5 Possible Reasons Your Child’s Permanent Teeth Aren’t Coming In

Reasons Your Child's Permanent Teeth Aren't Coming In

Every new parent waits in anticipation for the first baby tooth to appear. So if it doesn’t happen, it’s normal for parents to start wondering whether something’s wrong. The same level of concern also affects parents when a kid is six, eight or ten years old and the child’s permanent teeth aren’t coming in, despite losing baby teeth. While there are a number of reasons why this could happen, in most cases it’s normal and should not be a major concern.

The amount of time it takes for permanent teeth to erupt in kids varies greatly. In some cases, they may actually be present as baby teeth fall out, while in some cases, they may take months to come in. If no teeth erupt at all, it could be an indication of more advanced problems which may require the attention of your family dentist. However, before you start worrying, here are some reasons why your child’s teeth are not coming in:

Not Enough Space for Them to Grow Yet

This is perhaps the most common reason as to why your kid’s permanent teeth may not be developing or erupting as expected. When primary teeth have fallen out but were smaller than the adult teeth that are trying to grow, there is a high chance that there is not sufficient space for the new teeth to erupt. If you look at most kids, they have spaces between their baby teeth, which allows for the unhindered growth of permanent teeth.

However, some kids may not have those natural spaces to allow the growth of adult teeth. If this is your case, visiting a professional orthodontist to have the surrounding baby teeth removed to allow more room for your child’s permanent teeth to grow with no restrictions is wise. Braces can also be used to create more space between baby teeth. If such solutions don’t result in the eruption of permanent teeth, your pediatric dentist may recommend doing a children’s dental x-ray so as to identify any issues that may not be detectable during a visual examination.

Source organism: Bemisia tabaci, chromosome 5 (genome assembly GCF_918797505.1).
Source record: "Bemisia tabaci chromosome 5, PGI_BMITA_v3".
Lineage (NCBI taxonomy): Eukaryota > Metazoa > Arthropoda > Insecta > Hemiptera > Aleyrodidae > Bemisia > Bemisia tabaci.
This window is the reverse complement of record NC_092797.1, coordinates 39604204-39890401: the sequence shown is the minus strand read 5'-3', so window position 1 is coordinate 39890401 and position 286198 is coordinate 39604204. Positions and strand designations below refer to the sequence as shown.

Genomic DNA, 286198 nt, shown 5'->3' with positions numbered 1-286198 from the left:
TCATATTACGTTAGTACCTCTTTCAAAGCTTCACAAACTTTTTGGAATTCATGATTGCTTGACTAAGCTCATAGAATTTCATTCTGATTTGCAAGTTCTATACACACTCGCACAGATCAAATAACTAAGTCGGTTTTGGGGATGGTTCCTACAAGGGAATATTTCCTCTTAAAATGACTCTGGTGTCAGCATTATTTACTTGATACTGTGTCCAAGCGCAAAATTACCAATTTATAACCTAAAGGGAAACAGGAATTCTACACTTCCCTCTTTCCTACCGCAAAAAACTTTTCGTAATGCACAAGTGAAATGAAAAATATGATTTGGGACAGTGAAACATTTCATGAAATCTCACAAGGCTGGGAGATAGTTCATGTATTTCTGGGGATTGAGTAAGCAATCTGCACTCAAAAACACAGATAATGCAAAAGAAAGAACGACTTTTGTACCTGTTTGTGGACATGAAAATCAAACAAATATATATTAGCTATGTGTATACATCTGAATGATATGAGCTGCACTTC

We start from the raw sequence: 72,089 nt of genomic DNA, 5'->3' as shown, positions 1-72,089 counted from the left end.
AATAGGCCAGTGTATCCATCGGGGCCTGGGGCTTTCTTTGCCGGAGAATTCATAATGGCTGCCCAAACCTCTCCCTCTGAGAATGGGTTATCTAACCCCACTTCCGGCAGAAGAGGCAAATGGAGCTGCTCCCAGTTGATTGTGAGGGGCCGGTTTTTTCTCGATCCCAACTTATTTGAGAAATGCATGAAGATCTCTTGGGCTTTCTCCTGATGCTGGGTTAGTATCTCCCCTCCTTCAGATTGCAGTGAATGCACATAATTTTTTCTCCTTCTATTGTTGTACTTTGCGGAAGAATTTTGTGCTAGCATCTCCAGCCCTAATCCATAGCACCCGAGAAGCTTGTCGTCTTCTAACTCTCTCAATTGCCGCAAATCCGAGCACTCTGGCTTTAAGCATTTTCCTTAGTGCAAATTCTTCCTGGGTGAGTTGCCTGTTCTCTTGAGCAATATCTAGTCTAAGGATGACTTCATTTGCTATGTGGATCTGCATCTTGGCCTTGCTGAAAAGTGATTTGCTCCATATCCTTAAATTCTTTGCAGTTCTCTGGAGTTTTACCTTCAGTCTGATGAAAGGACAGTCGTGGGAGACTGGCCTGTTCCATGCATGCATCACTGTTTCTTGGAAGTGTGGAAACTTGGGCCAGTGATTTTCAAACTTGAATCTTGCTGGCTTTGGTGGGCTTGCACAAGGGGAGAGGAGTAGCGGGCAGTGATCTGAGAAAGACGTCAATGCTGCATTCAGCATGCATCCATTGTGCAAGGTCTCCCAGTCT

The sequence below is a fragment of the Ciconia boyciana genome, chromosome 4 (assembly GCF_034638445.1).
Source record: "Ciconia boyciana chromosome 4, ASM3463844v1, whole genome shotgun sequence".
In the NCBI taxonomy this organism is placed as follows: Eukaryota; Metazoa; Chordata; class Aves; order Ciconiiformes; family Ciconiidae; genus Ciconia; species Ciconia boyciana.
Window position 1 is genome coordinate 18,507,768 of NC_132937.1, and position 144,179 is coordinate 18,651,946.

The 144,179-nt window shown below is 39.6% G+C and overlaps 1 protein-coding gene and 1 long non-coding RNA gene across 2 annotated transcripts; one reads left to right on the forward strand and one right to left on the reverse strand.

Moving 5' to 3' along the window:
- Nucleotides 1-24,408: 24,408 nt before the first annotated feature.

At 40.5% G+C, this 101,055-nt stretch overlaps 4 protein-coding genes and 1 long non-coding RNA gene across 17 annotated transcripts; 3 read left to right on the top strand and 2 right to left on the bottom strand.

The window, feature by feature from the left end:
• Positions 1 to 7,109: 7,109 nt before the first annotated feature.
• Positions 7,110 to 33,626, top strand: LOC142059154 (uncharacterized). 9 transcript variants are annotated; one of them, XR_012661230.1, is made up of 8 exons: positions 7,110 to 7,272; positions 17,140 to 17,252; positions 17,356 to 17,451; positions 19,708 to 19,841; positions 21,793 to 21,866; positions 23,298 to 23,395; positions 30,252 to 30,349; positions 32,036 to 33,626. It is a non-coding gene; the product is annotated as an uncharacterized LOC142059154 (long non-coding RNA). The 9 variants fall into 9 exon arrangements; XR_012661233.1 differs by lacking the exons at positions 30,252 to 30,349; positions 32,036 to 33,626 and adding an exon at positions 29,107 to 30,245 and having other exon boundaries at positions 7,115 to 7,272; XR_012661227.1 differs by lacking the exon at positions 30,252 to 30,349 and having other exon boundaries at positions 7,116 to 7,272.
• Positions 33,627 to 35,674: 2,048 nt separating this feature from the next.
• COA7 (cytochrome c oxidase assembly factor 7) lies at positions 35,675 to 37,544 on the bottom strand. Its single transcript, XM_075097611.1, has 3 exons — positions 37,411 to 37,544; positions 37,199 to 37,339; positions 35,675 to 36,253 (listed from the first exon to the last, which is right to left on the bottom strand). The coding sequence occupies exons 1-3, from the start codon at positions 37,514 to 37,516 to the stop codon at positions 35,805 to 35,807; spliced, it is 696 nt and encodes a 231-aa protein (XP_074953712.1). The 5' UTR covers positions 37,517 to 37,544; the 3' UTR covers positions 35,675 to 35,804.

It Could Be a Genetics Issue

If your child’s permanent teeth aren’t coming in, it could be due to genetics. In fact, dental experts note that there’s a 80% likelihood that the characteristics of your teeth development in early childhood will likely be experienced in your children. Still not convinced? If you ended up needing dental braces to create sufficient space for your adult teeth to grow, your kids will likely need them too. You may not be aware of your genetic history, but you can always ask your parents or people who knew you in childhood.

When it comes to dealing with genetic tooth development problems, there is nothing much you can do about them, rather than being patient. If it’s an issue that is of great concern to you and your spouse, then you should see a doctor. You should be aware that tooth eruption may be delayed or inconsistent in kids with certain developmental issues, like genetic disorders, particularly Down syndrome, as well as in kids with dental anomalies due to hereditary, traumatic, systemic or local factors.